Mack Williams: Quality family time while going through Doris’ old things
Published 12:00 am Sunday, October 2, 2022
The recent one-year anniversary of my 93-year-old mother-in-law Doris’ passing made me also remember the time, several months ago when we (daughter Rachel, son Jeremy, daughter-in-law Rose, and I) got together to go through some of her things.
We had been putting it off for a while due to our individual schedules being in a state of “misalignment.” And even though some of those items were clothes and jewelry of which Doris had not worn for some time; it did seem proper to have waited a while longer for the “warmth of life” to have receded from them even further.
Among the first things found were several women’s turtleneck dickies of different colors. I even wore a men’s turtleneck dickie or two back in the 1970s (men wore anything back then). The turtleneck dickie must have been inspired by desiring a “jacket-over-turtleneck-look” on a slightly warm day!
Seeing those dickies, I think about my first cousin-in-law, “Dickie” Smothers (yes, “that” one). “Bippy” from “Rowan & Martin’s Laugh-In” also comes to mind; but that’s something else entirely (as an aside: I would feel as equally strange saying “Row-Anne & Martin” as I would saying “Row-un County.”
There was a little box of various badges and pins advertising several states and some casinos out West. This brought back memories of Doris and her late husband Hoyt’s Las Vegas trips. She brought me back a piece of petrified wood from Arizona ( not from the Petrified Forest, that’s illegal, but from a gift shop).
We found a little book of wallet-sized photos. Shockingly, there was a picture of me in my “heyday,” which my son Jeremy said looked like old pictures of the lead singer of Procol Harum! And when the light first struck that picture which had been in shadow for some time, it did look “A Whiter Shade of Pale.”
One of Rachel’s dance costumes from age seventeen was deep in Doris’ closet. When Rachel placed it in our self-assigned Goodwill box, I asked if she might want to frame and hang it. She said someone’s daughter could use it; and besides, she has a picture of herself wearing it.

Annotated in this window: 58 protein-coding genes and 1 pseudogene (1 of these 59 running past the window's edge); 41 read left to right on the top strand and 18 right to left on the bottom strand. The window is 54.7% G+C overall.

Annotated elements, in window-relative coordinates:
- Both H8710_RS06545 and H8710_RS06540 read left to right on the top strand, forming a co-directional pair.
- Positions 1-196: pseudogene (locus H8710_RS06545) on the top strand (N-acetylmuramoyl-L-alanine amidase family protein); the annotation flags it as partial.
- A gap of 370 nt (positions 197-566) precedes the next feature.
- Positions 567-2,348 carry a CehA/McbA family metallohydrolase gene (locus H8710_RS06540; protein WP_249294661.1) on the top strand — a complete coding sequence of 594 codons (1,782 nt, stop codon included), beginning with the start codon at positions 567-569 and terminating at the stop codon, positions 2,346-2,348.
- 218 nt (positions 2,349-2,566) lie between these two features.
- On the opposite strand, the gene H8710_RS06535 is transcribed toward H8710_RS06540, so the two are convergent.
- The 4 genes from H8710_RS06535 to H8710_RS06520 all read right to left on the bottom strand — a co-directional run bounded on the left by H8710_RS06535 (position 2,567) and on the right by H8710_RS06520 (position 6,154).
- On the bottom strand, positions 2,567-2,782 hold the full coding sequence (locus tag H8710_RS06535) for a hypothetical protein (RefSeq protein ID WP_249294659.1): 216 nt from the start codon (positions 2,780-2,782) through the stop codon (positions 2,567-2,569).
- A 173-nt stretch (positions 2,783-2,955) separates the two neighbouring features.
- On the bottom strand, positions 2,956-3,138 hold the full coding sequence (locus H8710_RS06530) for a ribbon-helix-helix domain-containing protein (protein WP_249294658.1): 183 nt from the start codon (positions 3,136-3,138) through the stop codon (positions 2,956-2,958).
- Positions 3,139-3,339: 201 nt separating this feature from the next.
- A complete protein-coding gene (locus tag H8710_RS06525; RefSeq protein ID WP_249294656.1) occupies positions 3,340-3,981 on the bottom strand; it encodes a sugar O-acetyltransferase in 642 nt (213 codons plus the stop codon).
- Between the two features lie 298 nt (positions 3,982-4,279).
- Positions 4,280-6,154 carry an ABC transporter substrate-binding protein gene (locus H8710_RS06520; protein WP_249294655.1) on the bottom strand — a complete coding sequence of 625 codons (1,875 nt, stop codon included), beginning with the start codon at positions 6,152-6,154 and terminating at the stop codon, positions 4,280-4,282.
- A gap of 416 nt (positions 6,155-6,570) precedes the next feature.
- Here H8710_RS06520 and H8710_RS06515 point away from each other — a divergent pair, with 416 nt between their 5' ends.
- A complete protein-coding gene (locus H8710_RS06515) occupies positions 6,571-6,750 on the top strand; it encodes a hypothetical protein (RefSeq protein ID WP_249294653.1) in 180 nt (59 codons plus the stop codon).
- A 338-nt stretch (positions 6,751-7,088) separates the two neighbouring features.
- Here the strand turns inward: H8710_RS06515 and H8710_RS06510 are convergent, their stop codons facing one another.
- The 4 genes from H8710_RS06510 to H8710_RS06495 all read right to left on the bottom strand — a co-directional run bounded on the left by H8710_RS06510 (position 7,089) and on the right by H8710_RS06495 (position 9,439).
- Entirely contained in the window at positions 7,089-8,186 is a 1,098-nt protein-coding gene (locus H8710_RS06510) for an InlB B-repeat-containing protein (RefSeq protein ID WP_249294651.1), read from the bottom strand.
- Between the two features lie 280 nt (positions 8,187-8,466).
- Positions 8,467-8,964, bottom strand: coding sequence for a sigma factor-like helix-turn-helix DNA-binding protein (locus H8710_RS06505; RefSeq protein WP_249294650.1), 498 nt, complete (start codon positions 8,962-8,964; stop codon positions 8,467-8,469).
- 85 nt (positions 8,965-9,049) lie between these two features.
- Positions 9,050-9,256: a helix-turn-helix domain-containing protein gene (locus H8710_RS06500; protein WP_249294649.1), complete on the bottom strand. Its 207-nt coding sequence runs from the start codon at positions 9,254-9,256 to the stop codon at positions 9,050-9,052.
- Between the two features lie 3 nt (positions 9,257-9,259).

There was an old emery board, one side red, white, and blue, with the words: “Weldon Duncan for Post Commander, American Legion Post 89.” I kept that as a memento of Weldon, one of my late father-in-law’s American Legion friends who was always nice to me, and ran a TV repair shop. The “business end” is the reverse side; so, if used in a pinch (or “claw”), its “memory side” is safe!
We found a list of Doris’ community accomplishments written in her own hand when her hand was somewhat younger and steadier. We deduced this was done when she was thinking about her obituary. After reading it, Rachel announced: “Well, we almost included everything!”
Doris loved elephants, and I kept one of her elephant pins as a memento.
There were Doris’ fashionable clothes of years ago before the latter “smock years” of her 90s. There were some casual clothes from family lake outings featuring Doris’ special hamburgers and incomparable potato salad.
One roll of thick, aged paper with tattered edges made me almost think of what a Bedouin shepherd boy had accidentally discovered back in 1947, when he hurled a rock into a cave in Qumran near the Dead Sea and heard the sound of a shattering earthen jar. But this “scroll” was definitely not anywhere near 2,000 years old; it was the blueprint of Doris and Hoyt’s house from the 1940s.
Not wanting to hoard, the “dump-able” items were assigned to the landfill, donation-worthy items Goodwill, with a limited number of keepsakes claimed. Anyway, there’s almost limitless space in “the hoarding rooms of memory!”
We all had a certain feeling of catharsis when we were done. This initial “sorting” will be followed by another, later on.
Afterwards, I felt that our time spent there was more than just “going through Doris’ old things;” but it had truly been “quality family time” in every sense of the phrase!